iGBL2011: Where do we go from here…

Last week, the Irish Symposium on Game-Based Learning (iGBL) was held at Waterford Institute of Technology. It featured over 16 presentations on Game-Based learning and provided attendees with a deeper understanding of the different challenges and opportunities for GBL in Ireland.

The morning started with an opening note from Dr Paul Barry (Head of school of science at WIT) and a keynote from Michael Hallissy (Digital Hub). The conference then split into two streams in the morning and afternoon, followed by a roundtable to identify the future of GBL in Ireland.

The feedback has been very positive so far, and participants seem to have appreciated a friendly atmosphere, interesting discussions, and thought-provoking presentations.

The roundtable organised at the end of the conference was particularly conducive to constructive and innovative ideas and the overall feeling from this rountable was that we need more connections between all GBL stakeholders in Ireland, including teachers, lecturers, researchers, and companies. It was felt that we need to create more links, notably by using social networks and create forums where all interested in GBL can discuss and share best practice. There is also a need to identify and develop specific streams (e.g., industry, primary and secondary education or second chance education ).

The following ideas were brought forward at the roundtable:
Promoting GBL:

  • Identify and contact all stakeholders involved in designing/evaluating/using GBL in Ireland
  • Create a Facebook group
  • Identify and use successful case studies on GBL
  • Need for guidelines on how to use GBL
  • Some teachers may require training on GBL
  • It would be great to involve book publishers in the group
  • Create local, and county-wide groups of teachers interested in GBL, organize meetings and share best-practice (i.e., social network of best practice)
  • Organize workshops on GBL

Creating GBL solutions

  • Develop customizable GBL solutions that allow teachers to focus on specific part of the curriculum within time constraints
  • Some existing educational games, may, due to their poor design, have put off teachers initially interested in GBL.
  • GBL solutions should be easy integrate
  • Teachers should take part in the design of educational video games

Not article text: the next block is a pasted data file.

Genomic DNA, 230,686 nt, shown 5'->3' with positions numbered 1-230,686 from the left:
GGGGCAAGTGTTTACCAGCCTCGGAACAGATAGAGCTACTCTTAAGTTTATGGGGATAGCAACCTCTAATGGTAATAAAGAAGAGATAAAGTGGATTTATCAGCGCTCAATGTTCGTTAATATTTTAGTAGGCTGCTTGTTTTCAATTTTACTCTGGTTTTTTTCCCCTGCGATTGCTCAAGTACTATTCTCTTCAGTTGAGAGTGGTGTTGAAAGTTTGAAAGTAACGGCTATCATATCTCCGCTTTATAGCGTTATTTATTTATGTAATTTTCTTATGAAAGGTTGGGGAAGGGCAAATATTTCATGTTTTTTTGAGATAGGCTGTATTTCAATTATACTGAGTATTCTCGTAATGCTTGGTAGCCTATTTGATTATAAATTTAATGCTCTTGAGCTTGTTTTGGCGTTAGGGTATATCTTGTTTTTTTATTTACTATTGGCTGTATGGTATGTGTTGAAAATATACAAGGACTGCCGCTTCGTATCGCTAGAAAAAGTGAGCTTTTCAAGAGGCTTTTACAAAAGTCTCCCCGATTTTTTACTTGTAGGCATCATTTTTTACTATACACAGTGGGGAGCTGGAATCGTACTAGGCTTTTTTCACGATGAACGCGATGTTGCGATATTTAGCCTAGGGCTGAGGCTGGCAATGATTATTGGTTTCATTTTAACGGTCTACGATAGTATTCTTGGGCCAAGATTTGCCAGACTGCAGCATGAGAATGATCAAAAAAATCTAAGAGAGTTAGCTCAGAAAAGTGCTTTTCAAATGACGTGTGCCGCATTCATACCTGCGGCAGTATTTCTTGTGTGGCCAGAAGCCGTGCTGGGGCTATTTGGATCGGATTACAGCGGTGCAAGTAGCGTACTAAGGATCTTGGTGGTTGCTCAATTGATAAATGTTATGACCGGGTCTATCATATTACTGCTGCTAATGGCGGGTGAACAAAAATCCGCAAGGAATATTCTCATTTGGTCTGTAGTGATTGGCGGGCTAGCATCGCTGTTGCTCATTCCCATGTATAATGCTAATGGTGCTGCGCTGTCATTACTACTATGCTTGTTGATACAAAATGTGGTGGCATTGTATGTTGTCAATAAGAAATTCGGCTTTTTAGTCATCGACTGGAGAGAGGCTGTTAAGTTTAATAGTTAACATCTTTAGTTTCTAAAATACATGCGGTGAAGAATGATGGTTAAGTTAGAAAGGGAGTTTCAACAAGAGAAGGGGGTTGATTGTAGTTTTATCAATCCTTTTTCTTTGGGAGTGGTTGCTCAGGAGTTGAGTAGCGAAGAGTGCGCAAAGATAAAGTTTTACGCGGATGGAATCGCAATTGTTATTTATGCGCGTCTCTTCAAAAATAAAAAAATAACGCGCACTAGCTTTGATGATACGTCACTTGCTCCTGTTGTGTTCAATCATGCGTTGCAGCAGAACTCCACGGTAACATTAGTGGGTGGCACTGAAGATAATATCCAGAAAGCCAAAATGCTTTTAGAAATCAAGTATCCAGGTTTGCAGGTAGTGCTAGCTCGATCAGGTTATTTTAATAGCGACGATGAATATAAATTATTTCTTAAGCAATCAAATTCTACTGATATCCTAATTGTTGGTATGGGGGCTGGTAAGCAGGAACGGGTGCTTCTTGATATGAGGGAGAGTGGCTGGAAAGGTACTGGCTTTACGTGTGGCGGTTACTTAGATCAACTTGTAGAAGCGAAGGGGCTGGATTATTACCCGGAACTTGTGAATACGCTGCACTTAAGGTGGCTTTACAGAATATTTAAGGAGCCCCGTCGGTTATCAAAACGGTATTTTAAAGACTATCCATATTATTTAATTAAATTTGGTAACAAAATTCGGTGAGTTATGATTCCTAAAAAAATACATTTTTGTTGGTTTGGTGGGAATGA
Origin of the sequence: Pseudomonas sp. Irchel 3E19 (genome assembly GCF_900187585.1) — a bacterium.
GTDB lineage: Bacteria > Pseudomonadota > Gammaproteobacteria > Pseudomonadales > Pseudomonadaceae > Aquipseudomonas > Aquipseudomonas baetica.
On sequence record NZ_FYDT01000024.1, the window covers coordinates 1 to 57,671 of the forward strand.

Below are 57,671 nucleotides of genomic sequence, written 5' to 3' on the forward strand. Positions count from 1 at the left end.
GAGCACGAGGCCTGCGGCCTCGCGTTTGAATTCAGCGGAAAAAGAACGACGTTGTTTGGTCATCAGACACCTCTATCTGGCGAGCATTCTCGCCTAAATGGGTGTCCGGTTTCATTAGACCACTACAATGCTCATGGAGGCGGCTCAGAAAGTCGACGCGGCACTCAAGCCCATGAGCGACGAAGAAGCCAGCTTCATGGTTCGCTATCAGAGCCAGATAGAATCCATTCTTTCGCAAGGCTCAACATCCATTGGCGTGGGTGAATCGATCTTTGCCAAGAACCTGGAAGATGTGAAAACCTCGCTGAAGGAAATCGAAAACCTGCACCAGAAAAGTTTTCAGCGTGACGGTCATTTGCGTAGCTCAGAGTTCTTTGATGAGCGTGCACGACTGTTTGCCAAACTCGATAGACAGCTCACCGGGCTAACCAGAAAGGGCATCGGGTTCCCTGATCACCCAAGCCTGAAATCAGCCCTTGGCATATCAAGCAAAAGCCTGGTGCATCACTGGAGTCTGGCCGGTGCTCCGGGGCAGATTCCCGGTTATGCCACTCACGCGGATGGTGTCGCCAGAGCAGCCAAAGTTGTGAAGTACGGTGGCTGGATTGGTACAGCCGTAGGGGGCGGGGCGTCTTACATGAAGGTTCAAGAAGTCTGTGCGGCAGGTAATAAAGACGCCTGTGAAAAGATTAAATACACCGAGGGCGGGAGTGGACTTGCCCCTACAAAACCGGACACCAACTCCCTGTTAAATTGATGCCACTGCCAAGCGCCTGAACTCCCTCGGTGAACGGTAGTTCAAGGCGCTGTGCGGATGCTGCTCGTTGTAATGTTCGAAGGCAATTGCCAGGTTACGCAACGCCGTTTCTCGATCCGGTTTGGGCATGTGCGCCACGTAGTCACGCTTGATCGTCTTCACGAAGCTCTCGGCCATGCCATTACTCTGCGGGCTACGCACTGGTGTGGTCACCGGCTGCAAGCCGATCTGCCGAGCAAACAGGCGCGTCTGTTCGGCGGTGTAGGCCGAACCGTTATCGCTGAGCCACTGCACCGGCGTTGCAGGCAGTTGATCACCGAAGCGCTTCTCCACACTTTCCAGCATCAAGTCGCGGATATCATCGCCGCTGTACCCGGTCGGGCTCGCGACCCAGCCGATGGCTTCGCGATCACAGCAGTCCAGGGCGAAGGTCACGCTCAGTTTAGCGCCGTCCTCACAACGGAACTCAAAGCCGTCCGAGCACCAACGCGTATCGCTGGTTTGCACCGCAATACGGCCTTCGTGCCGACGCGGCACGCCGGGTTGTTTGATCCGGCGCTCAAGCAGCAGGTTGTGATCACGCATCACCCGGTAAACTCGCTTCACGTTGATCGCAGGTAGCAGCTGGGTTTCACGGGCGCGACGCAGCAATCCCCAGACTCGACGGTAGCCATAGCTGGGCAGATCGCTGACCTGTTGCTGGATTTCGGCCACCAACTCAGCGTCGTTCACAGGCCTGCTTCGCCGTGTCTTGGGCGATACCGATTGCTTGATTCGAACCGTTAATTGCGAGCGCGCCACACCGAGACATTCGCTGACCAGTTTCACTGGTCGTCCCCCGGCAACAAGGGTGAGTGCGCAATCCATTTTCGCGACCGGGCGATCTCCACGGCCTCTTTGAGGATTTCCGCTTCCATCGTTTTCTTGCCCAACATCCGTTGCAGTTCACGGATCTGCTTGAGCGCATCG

• Connect developers and teachers
  • Using coding day for education or game jams to create links between developers and teachers and produce GBL solutions
  • Create a database of gaming courses in Ireland
  • Liaise between teachers and developers to verbalize/explain/define requirements for GBL application

Prepare for iGBL2012

  • For next year, it would be great to include more attendees and presentations from primary and secondary schools teachers
  • Identify issues (and corresponding solutions) faced by teachers who would like to use GBL
  • Second day with workshops on how to employ GBL in classrooms
  • Showcase of GBL software where instructors can understand and test the potential of GBL for their teaching
  • Game-Jam with where game development/design students can create an educational game based on a specific theme
  • Any idea is welcome!

So what’s next….

Judging from the iGBL2011, there is a significant interest in GBL in Ireland but we may need to create more opportunities for all GBL stakeholders in Ireland to network and discuss.

What can you do to help?

  • Join our Linkedin Group and share ideas on GBL
  • If you know anyone interested in GBL or involved in GBL, let them know of our tweeter hash tag #igbl and Linkeding group (Game-Based Learning Ireland)
  • Share your experience of using GBL
  • Share resources on GBL
  • if you think you can help with any of the tasks/ideas/suggestions listed above, please let us know

Thanks again to all of you who attended iGBL2011, and looking forward to talk to you on Tweeter, Linkedin, or this blog…


3 thoughts on “iGBL2011: Where do we go from here…

  1. John

    Patrick You should get the presenters to write a short blog post about the presentations as a taster. John Heffernan@johnmayo


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